Ode to a Mensch

Turkey Scratch, Arkansas is just a few miles across the Mississippi River from where I am now sitting in Memphis. It is where Levon Helm grew up amid the cotton fields and the fiddlers playing a blend of gospel, country and hillbilly music that would eventually find its way to Memphis and evolve into the blues, rockabilly and rock and roll. Levon and The Band defined the music of my generation in the 60’s and 70’s. He provided the foundation that contributed to my growth as a human being as much as my family of origin did. Growing up near Boston, Massachusetts was as far removed from Turkey Scratch as one could be in 1968. But it was Levon and his generation of musicians that played a vital role in my upbringing.

And it was my brother and the legacy of  his tragic death in 1966 that left me hanging on to the music he loved. The music we shared was a way for me to stay connected to the memory of  our listening to the tinny sounds of Motown and Bob Dylan on his transistor radio. My brother was also a guitarist and I still have and treasure the sheet music that he used to learn to play some of his favorite songs.

And that is how I fell in love with the music of Levon Helm. As I grew up listening to the music that my brother would have loved, I found that I always gravitated back to the sounds of Bob Dylan, and eventually “The Last Waltz” became my favorite album of all time. All the artists featured on the album were those that defined my generation:  Bob Dylan, Eric Clapton Joni Mitchell, Neil Young, Emmy Lou Harris. And of course the fine band that played with them.

I regret that I never went to a Midnight Ramble, most notably the Ramble at the Ryman in 2008 just up the road in Nashville. But I was fortunate enough to see Levon Helm and his band, including his daughter Amy perform in Tunica, Mississippi two years ago. And it was a memorable performance.

And so that is how I will remember Mr. Helm. Playful and serious as a performer and always, always talented. Thank you   for the music that will forever remind me of the early days in 1966 – sharing a love of music with my brother that became the seed for embracing the music of my generation.

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Going Vinyl

Seems I’m always behind the times. Everyone has a Kindle these days but I love the way a book feels, looks, smells, and I just love to turn pages. In fact I love books so much, I create my own.  These are handbound blank books for writing and sketching.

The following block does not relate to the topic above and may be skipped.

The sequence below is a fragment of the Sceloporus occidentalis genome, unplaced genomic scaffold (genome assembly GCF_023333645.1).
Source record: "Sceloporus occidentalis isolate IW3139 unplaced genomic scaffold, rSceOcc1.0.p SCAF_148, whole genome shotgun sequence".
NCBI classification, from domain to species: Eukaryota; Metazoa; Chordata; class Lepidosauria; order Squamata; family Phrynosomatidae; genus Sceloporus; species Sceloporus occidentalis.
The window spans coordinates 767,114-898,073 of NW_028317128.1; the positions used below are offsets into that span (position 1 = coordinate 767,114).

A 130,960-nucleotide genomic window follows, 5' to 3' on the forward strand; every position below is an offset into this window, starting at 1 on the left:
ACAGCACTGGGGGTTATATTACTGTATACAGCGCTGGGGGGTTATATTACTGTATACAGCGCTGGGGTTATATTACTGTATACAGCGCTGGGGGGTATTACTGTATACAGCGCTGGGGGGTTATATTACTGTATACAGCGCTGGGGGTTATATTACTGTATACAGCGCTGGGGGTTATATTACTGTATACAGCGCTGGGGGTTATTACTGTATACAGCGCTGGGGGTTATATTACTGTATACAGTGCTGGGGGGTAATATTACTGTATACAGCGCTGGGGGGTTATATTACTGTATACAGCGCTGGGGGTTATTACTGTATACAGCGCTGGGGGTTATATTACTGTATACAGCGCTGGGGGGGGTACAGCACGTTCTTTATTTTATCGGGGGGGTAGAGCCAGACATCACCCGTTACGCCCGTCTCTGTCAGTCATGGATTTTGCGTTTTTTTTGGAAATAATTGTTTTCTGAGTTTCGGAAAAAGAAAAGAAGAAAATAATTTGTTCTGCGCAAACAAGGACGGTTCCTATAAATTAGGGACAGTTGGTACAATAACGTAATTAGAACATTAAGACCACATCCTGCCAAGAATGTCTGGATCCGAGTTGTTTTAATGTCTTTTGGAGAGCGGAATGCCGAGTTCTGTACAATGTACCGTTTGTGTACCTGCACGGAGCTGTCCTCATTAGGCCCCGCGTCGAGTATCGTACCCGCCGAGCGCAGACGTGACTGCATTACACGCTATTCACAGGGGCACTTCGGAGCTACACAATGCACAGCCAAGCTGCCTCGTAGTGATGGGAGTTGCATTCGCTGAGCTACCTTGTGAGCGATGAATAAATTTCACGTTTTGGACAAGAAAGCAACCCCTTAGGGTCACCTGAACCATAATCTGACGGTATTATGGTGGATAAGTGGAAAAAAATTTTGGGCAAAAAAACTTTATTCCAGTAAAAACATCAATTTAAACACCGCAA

handbound books with long stitching on ultrasuede spine

And everyone is downloading music onto their phones and laptops while I still cherish my collection of vinyl albums and 45 rpm vinyl records.  Thing is, I don’t own a record player anymore and most of the records in my collection are unplayable anyhow because they’ve been overplayed.  So I have a few scratchy and worn down records.

some of the unplayable vinyl records in my collection

There’s a great collection here.  Lots of Memphis music – Elvis, Jerry Lee Lewis, Little Milton, Isaac Hayes, Johnny Taylor.  Not to mention Memphis labels like Sun and Stax. And lots of non-Memphis music too – Motown, The Beatles, The Kinks, Flatt and Scruggs and the list goes on. But it’s all unplayable and pretty beat up.  I couldn’t bear to throw them away, so I recycle them.  I cut them, preserving the studio labels of course, and use them as front and back covers of a handbound blank journal or sketch book.

Cut vinyl records waiting to be bound into books

Some of the finished books will be sold at the Memphis Brooks Museum in conjunction with their upcoming exhibit, “Who Shot Rock and Roll:  A Photographic History 1955 to the Present”.  This is a traveling exhibit organized by the Brooklyn Museum.

Here are a few handbound blank journals I have  finished.

Handbound blank journals with vinyl record covers

And if you can’t bear the thought of an unplayable record, I also make hand bound blank journals and sketch books with handmade paper covers, silk fabric covers, and covers made from hand printed Indonesian batik fabrics.

Display of my hand bound blank books at The Spring Show